An official in Khartoum, the Sudanese capital, said his government has no intention of going to war.

“War is not our strategy,” Al-Obeid Murawih, a spokesman for the Sudanese Foreign Ministry, said in a phone interview. “But we will retaliate if there is any force from the outside.

“There is bombardment from both sides – politically and militarily,” he added.

Earlier Monday, Pagan Amum, South Sudan’s top negotiator in the talks with Sudan, accused “enemies of peace” in Khartoum of attacking South Sudan and undermining the negotiations.

Seventy-five Sudanese troops were killed in the fighting Sunday and more than 100 wounded, while two South Sudanese soldiers were killed and 19 wounded, Col. Aguer said.

South Sudan gained its independence from Sudan in July following a 2005 peace agreement that ended a two-decade civil war. The two nations have since had a tense relationship.

Meanwhile, in the Ethiopian capital of Addis Ababa, the defense ministers of Sudan and South Sudan met face to face for the first time since the start of the recent fighting in a bid to resolve the crisis.

The fighting derailed an April 3 presidential summit between Mr. Mayardit and Sudanese President Omar al-Bashir in South Sudan’s capital, Juba.

In his phone conversation with Mr. Mayardit, Mr. Obama expressed hope that the two countries’ leaders would soon meet. He also emphasized the importance of an agreement on oil.

South Sudan cut off the flow of oil in January in a dispute with the north over transit fees. Oil is the chief source of income for both countries.

South Sudan: Jollywood – Move Over Hollywood, Bollywood and Nollywood!
By Ilona Eveleens, Juba, 2 April 2012 In the world’s youngest country, South Sudan, a film industry is slowly taking shape with the appearance of the first locally-produced film, Jamila. Welcome to Jollywood. “I am pregnant,” states a teary-eyed Jamila 
Humanitarian Situation in Sudan and South Sudan
US Department of State (press release)
With us we have Catherine Wiesner, who is a Deputy Assistant Secretary for Population, Refugees, and Migration; Ambassador Princeton Lyman, US Special Envoy for Sudan and South Sudan; and Christa Capozzola, who is from USAID, Deputy Assistant 
SudanSouth in crisis talks; Obama calls for restraint
Gulf Times
Senior officials from Sudan and South Sudan met yesterday for the first face-to-face talks since heavy fighting between their armies broke out last week in disputed oil-rich border regions. As senior envoys met in Ethiopia, US President Barack Obama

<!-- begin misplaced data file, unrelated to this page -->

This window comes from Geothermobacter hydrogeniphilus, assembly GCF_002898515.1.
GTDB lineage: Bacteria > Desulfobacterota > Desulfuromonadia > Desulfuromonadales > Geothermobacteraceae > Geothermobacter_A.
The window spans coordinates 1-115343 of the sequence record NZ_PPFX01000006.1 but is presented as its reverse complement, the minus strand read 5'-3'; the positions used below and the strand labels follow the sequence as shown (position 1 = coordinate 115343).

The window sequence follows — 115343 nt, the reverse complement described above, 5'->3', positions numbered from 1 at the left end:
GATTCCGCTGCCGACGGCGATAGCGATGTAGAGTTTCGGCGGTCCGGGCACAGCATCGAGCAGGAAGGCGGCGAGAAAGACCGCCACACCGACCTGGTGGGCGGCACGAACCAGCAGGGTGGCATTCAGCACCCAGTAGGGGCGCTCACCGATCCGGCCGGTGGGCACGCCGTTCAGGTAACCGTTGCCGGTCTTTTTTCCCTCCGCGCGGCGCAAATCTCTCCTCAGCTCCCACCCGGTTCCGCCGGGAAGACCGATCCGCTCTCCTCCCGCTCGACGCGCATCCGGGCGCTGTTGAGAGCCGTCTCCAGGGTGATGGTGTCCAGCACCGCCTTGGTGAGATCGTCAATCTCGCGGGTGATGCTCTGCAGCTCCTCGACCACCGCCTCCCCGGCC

World Evangelical Alliance, South Sudan and Tribes Discuss Ending Violence in 
Christian Post
By Luiza Oleszczuk , Christian Post Reporter Local South Sudanese government officials and tribal elders have gathered in Yei River County in Jonglei state Sunday for a three-day Peace Conference under the sponsorship of the World Evangelical Alliance

Dear Members of the SPLA and all Compatriots,
First and foremost we would like to take a moment of silence in memory of all our SPLA heroes who have fallen along the way in our march towards freedom and liberty. But more specifically we ask each of you to observe a moment of silence in memory of those who have just lost their livesago in an ultimate act of patriotism and full measure of devotion and in defence of our Motherland, South Sudan (please pause) during the recent military operations. Second, it is with big heart, sincere gratitude and above all, heartfelt congratulations to you all, our veteran soldiers of the Sudan Peoples’ Liberation Army (SPLA), that we write this message of gratefulness and thank you for once again having taught the Jihadists in Khartoum that capriciousness for short term goals are short-lived.
The fall of Aliiny at 5:00PM, South Sudan local time on March 26 2012 is a shrewd act of courage, bravery, loyalty and allegiance not only to our great land of South Sudan. It is also an unequivocal tribute to the blood of those who have fallen since 1955, including our leader of all time: the SPLM leader and SPLA C-in-C, Dr. John Garang de Mabior d’ Atem. Furthermore, we also take this golden opportunity to congratulate the SPLA frontline commanders and all the army generals for a job well done.
But this unique and special moment is dedicated to you all, our ever-living heroes! We humbly congratulate each and every single one of you our SPLA soldiers, alive or departed, who took part in these successful military operations against the illegal occupation and invasion of our land and territorial integrity. We condemn in the strongest of terms the barbaric aerial bombardments project by Khartoum Airforce and the subsequent ill-advised attempts to invade our land and the territorial integrity of South Sudan. We thank you all from the abundance of our hearts.